San José, Costa Rica, since 1956

Caldera Highway Cited

In a move that seems to many to be long overdue, the Environmental Tribunal, an administrative court under the Ministry of the Environment, Energy and Technology (MINAET), froze work on a portion of the Caldera highway last week because of concerns over suspected environmental damage.


Although the project received all necessary environmental viability permits from the National Technical Secretariat of the Environment Ministry (SETENA), project watchdogs have applauded the court’s decision.


“I think the Environmental Tribunal is acting correctly,” said Marvin Rojas, a legislator from the Citizen Action Party (PAC) who has followed the project closely. “If there are questions about the environmental management (of the project), like the disposal of materials, intervention is of the utmost importance.”


The project has racked up a long list of concerns since it began.


In May, Autopistas del Sol, the Spanish company building the road, punctured the Barva aquifer, which supplies more than 500,000 people in theCentral valley. Water poured out of the ground and into dirt construction ditches alongside the pavement (TT, June 5).


According to reports, blueprints indicate that the aquifer rises to within five meters of the surface of the ground in places between Ciudad Colón and Orotina. Nonetheless, the company sliced down to 15 to 20 meters in this zone.


Imnsa Ingenieros Consultores (IMNSA), the company contracted to oversee the project, has been the target of complaints all along for allegedly allowing the use of flawed material and poorly drawn plans. The company has been criticized by the Costa Rican government for alleged negligent supervision and has been fined by the Ministry of Public Works and Transport (MOPT).


The court’s Sept. 24 ruling claims that construction of the highway has affected the Barva aquifer, the Río Tárcoles and at least 20 streams and rivers between Orotina, a town just inland from the central Pacific coast and Ciudad Colón, a Central Valley town southwest of San José.


A lack of mitigation plans has allowed an excess of dirt to flow into the rivers, according to the court. The ruling says flow has led to concerns that over-sedimentation of the waterways could harm the mangrove forests at the mouth of the Río Tárcoles, which serve as a protective habitat for various species of marine life.


The court ordered “detailed studies” from MINAET’s water department and the National Groundwater, Irrigation and Drainage Service (SENARA), as well as input from other conservation agencies.


The outcome of the studies will determine the amount of potential fines for environmental damage. Contractors would have to pay the fines and implement mitigation plans in order to continue building.


Jose Luis Vargas, a judge with the Environmental Tribunal, visited the area on Tuesday and said that Autopistas del Sol has acted quickly in beginning the evaluation process. Researchers from the court, SENARA and SETENA joined officials from Autopistas del Sol to determine what mitigation plans the company must implement.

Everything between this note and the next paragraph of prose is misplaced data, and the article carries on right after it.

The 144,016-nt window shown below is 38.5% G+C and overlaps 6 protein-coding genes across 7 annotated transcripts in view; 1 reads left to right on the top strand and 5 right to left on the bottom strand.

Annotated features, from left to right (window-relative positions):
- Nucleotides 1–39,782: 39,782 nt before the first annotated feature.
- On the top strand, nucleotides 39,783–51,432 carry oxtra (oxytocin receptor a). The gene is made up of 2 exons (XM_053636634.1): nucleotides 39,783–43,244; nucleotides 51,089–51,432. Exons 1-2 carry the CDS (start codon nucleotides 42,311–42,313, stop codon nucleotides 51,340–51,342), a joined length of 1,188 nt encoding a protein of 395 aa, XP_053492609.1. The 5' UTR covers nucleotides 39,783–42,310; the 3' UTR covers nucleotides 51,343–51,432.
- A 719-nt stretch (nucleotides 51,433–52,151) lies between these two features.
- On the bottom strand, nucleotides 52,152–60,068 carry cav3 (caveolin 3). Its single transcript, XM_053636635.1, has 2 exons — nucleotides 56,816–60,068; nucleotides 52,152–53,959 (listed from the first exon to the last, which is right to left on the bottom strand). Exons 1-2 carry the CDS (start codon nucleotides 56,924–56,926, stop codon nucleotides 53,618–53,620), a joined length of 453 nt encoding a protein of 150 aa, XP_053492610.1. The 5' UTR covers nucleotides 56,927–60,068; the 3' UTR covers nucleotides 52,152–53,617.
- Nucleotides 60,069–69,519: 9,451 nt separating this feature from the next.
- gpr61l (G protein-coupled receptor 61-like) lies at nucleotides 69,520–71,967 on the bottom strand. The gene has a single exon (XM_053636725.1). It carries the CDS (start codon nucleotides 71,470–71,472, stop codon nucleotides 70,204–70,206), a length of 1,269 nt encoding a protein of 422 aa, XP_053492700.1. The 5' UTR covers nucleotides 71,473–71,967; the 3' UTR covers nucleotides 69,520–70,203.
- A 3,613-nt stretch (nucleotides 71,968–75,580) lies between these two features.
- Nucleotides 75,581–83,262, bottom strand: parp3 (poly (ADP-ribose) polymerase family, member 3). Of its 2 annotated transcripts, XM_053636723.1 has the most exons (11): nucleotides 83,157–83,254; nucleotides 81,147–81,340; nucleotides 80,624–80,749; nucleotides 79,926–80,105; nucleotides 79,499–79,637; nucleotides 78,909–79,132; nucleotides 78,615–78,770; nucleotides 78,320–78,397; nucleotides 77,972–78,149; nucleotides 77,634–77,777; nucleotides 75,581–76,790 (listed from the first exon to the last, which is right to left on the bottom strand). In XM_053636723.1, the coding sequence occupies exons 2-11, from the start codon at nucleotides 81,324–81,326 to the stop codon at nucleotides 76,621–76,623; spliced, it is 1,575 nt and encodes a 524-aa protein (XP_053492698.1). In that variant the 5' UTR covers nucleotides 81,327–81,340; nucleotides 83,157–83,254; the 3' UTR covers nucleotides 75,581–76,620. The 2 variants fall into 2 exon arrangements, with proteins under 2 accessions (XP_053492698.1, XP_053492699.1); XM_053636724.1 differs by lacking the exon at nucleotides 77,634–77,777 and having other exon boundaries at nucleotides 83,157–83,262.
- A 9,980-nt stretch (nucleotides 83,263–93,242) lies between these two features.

Inadequate Deposit?


The court has demanded that Autopistas del Sol execute better clean-up strategies after excavation, collect construction debris, build structures that prevent dirt from entering rivers and repair some of the stream sources damaged.


Since the highway is a public works project undertaken by a private company through a concession, the money for these plans and repairs will come from an “environmental guarantee” that the company was obligated to deposit with SETENA.


The deposit is an additional payment that should be equal to 1 percent of the total cost of the project. Originally, the cost of the project was estimated to be $100 million.


However, after construction began the price-tag rose to more than $229 million.


Despite the cost increase, SETENA has only received a deposit of $1 million from Autopistas del Sol.


Sonia Espinosa, general secretary for SETENA, said that the institute has requested the additional money and is “expecting it at any moment.”


Requests by The Tico Times for information from Autopistas del Sol about the deposit did not yield results by press time, but lawmaker Rojas said that if the government is serious about the environmental safety of the project, SETENA and the courts must take a more aggressive role in securing the remainder of the deposit.


“The cost of the project has grown, but the environmental guarantee hasn’t, and that’s why we are worried,” Rojas said. “The court was right in attacking the construction angle, but that’s just one side. Now they need to go after the fiscal side. MINAET must demand the full amount of the deposit.”


On Tuesday, the court lifted the precautionary measure that suspended construction for certain areas of the highway, including the portion around the Barva aquifer.


However, it kept the freeze on construction at 22 points along the road where river sedimentation remains a concern. Vargas said that leaving dirt exposed to rainfall in some areas would be more dangerous than allowing the company to continue.


So far, no dangerous materials have entered the Barva aquifer, and Vargas said that drinking water is not in jeopardy. So far, Autopistas del Sol has not indicated that it will not accept the projected fines and costs of damages, and the company has not announced plans to file an appeal.





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